Jesus is asked specific questions by His disciples when they rested on the Mount of Olives. These questions are not about the course of history but about when the stones of the temple would be thrown down and what would be the sign of His coming and the close of the age. And the wise understand that Herod’s temple is not the temple Jesus addresses, but only a type of the temple He addresses. Herod’s temple contained neither the Ark of the Covenant nor the Urim and Thummim. It was a magnificent building, but it was a fraud from its beginning. Without housing the Ark of the Covenant, it was nothing but another house of trade. It was to be called a house of prayer (Matt 21:13; cite from Isa 56:7), but to whom would a prayer have been made if the glory of God never entered this house? Remember, it was not the Lord but the angel Gabriel who spoke to Zechariah when he was fulfilling his duties in the course of the priesthood. … Once the prophet Ezekiel saw the glory of the Lord leave the temple (chaps 10 & 11) this glory doesn’t return until Jesus is glorified, thereby building again the temple in three days.

Jesus’ disciples asked for a sign of His coming … asking for a sign is a testing of God as Israel tested the Lord at Massah (cf. Matt 4:7; Deut 6:16), or as Israel tested the Lord at Kibroth-hattaavah when the people asked for meat and died with the flesh of the quail still between their teeth. Asking for a sign is evidence of a lack of faith—

When Jesus’ disciples asked for a sign, they had not yet received the Holy Spirit and would not receive the Holy Spirit until the glorified Jesus breathed on ten of His disciples (John 20:22). Despite having been with Jesus for three and a half years, they lacked faith, as evidenced by seven of them going fishing (John 21:2). They were spiritual infants that would grow to be gates into the house of God, but it did not fall to any of them to lay the foundation of this endtime house. Paul laid that foundation (1 Cor 3:10–11), and perhaps this is because they did go fishing.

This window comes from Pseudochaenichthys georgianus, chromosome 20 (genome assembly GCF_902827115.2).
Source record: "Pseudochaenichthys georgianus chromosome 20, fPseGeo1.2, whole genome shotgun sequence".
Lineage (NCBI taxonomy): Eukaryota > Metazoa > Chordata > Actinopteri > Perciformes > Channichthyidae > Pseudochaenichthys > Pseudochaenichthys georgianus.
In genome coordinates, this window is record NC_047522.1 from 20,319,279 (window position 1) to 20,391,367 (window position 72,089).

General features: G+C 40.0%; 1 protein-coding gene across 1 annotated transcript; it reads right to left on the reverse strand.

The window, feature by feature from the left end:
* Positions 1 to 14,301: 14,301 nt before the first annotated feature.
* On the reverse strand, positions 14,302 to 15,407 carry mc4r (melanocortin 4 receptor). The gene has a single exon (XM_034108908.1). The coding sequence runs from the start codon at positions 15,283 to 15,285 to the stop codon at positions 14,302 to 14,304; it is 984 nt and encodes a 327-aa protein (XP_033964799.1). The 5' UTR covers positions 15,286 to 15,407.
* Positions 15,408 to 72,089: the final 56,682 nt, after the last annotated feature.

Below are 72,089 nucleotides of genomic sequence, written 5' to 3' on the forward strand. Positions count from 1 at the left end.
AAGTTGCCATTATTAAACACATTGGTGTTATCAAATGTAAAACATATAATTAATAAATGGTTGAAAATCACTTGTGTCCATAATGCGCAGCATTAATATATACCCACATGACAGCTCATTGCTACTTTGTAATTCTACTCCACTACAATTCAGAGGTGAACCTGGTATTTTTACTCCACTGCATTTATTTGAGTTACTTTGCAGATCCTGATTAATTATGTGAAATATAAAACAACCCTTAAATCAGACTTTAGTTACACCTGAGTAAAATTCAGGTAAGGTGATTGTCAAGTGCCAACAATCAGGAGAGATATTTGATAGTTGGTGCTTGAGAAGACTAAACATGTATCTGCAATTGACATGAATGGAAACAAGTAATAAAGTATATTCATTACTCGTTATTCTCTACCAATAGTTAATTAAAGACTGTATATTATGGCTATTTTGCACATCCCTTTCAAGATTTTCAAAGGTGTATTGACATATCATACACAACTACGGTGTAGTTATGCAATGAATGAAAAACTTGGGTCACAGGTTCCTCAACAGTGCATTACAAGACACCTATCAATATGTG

The generation that will not pass away is the generation that sees the end of the age upon itself. The tension comes from those who have not been called by God teaching a literal reading of Scripture to those who may or may not have been called by God … Christendom can be likened to a gaggle of geese alarmed by wars and rumors of wars when Jesus said not to be alarmed by the things that happen in this world. The racket raised by Christendom is deafening when no more needs to be said than that all who endure to the end shall be saved. It is the delivery of this good news that is presently being drowned in alarmist fears. Meanwhile, the Seventh Day Adventists are still flying their third angel message as if this angel were a kite on a string, pushed high by shouts of alarm that are building into a new trade wind that can be sailed to financial prosperity.

Jesus must be shaking His head in amazement that those who have been born of spirit as His younger siblings can be so easily stampeded by the Adversary.

The lesson of the fig tree is that when branch is tender and puts out its leaves, the end is near … what sort of fruit is presently being borne by those who have been called out of season to produce fruit?

Without fruit, the tree will not be saved even if that third angel kite is tangled in its topmost branches.                            ©2008 Homer Kizer


"Scripture quotations are from The Holy Bible, English Standard Version, copyright © 2001 by Crossway Bibles, a division of Good News Publishers. Used by permission. All rights reserved."